Many around the country who are critical of the Bush administration, including some with close historical ties to the school, believe it is a risky association for SMU.
At issue, most detractors say, is not the library, to be operated by National Archives and Records Administration, but a planned independent policy institute intended to forward the president's vision and values.
SOURCE: Dallas Morning News (5-1-08)
Only problem is it isn't true. Instead of approving a petition against the library, the UMC General Conference on Wednesday voted 844-20 to refer the matter to the South Central Jurisdiction's conference scheduled for July in Dallas.
The jurisdiction's mission council gave SMU permission in March 2007 to lease out part of the campus for the library complex. The annual conference routinely passes all mission council actions, but some within the church are trying to force an open debate and vote on whether to ratify the agreement.
SOURCE: Dallas Morning News (5-1-08)
The embattled president faced a commander of U.S. forces in Vietnam who wanted more troops, a Congress that wouldn't pass his tax bill to pay for the war and political embarrassment after an obscure Minnesota senator almost beat him in the New Hampshire primary.
"I don't think we can run this war like we’re running it," Mr. Johnson told Secretary of State Dean Rusk in early March 1968, as the two men discussed sending 20,000 more soldiers to the war in Southeast Asia.
"I just don’t think we can keep on delaying and wait until a fatal day and find out we were too little, too late," the Democratic president said.
Name of source: International Herald Tribune
SOURCE: International Herald Tribune (5-1-08)
In his Remembrance Museum in this former mining town 140 kilometers, or about 90 miles, east of Seoul, Jin is exhibiting 700 samples of what he calls "paper bombs" - the leaflets North and South Korea fired at each other in the years spanning the 1950-53 Korean War and up to 2000, when reconciliation efforts prompted a cease-fire in the propaganda contest.
In one North Korean leaflet displayed at Jin's museum, a composite photograph shows a former South Korean president in a bedroom tryst with a coquettish actress over the caption: "Kim Young Sam the libertine." Another leaflet gives a cartoon rendition of Kim's predecessor, Roh Tae Woo, kneeling to take orders from his high-seated boss - James Lilley, the U.S. ambassador in Seoul.
Name of source: BBC
SOURCE: BBC (4-28-08)
Clwyd-Powys Archaeological Trust (CPAT) said the axes, made from a distinctive type rock - known as picrite - had been found throughout the country.
A three-week survey at the 4,000-year-old site will start soon in Hyssington, near Welshpool, Powys.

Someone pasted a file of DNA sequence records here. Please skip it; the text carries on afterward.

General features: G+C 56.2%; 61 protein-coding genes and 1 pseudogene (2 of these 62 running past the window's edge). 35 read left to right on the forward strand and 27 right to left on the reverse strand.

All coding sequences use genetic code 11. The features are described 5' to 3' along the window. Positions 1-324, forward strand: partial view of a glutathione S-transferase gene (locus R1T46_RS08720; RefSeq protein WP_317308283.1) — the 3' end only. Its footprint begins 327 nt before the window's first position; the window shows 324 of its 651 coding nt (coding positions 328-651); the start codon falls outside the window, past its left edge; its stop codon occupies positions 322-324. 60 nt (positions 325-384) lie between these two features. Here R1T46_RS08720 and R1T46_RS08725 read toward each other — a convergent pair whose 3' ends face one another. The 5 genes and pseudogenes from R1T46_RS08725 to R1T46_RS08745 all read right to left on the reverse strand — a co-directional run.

Name of source: Discovery News
SOURCE: Discovery News (4-25-08)
The study's authors suggest that the stones that make up the examined monuments at Giza plateau, Fayum and Abydos must have been carved out of natural stone since they reveal what chunks of the sea floor must have looked like over 4,000 years ago, when the buildings were erected.
Name of source: http://www.gazette.net
SOURCE: http://www.gazette.net (4-30-08)
Archaeologists called the former home of Melinda Jackson one of the best-preserved archaeology sites ever found in Maryland. Jackson, a black woman born into slavery in 1828 who gained her freedom and raised a family, has descendants still living in the area.
Name of source: http://www.winchesterstar.com
SOURCE: http://www.winchesterstar.com (4-30-08)
"It’s a commemoration, not a celebration," said Speaker of the House of Delegates William J. Howell Jr., R-Fredericksburg, who chairs the Virginia Sesquicentennial of the American Civil War Commission.
The commission was set up two years ago to plan how the state’s role in the events of 1861-65, and those leading up to the war years, should be remembered across Virginia.
"Virginia played a central part" in a war that was significant to the entire country, Howell said on Tuesday.
The commission has plans to kick off its six-year retrospective a year from now, on April 29, 2009, with the first of seven free conferences on Civil War subjects.
"It’s an opportunity for both education and economic development," Howell said.
Name of source: http://www.examiner.com
SOURCE: http://www.examiner.com (5-30-08)
The House approved the measure this week after it passed the Senate as part of a bill involving public lands from coast to coast.
The provision was co-sponsored by Sen. Dick Durbin, D-Illinois, and Rep. Ray LaHood, the Peoria Republican whose congressional district includes the 11 counties Lincoln represented for one term in the U.S. House some 160 years ago.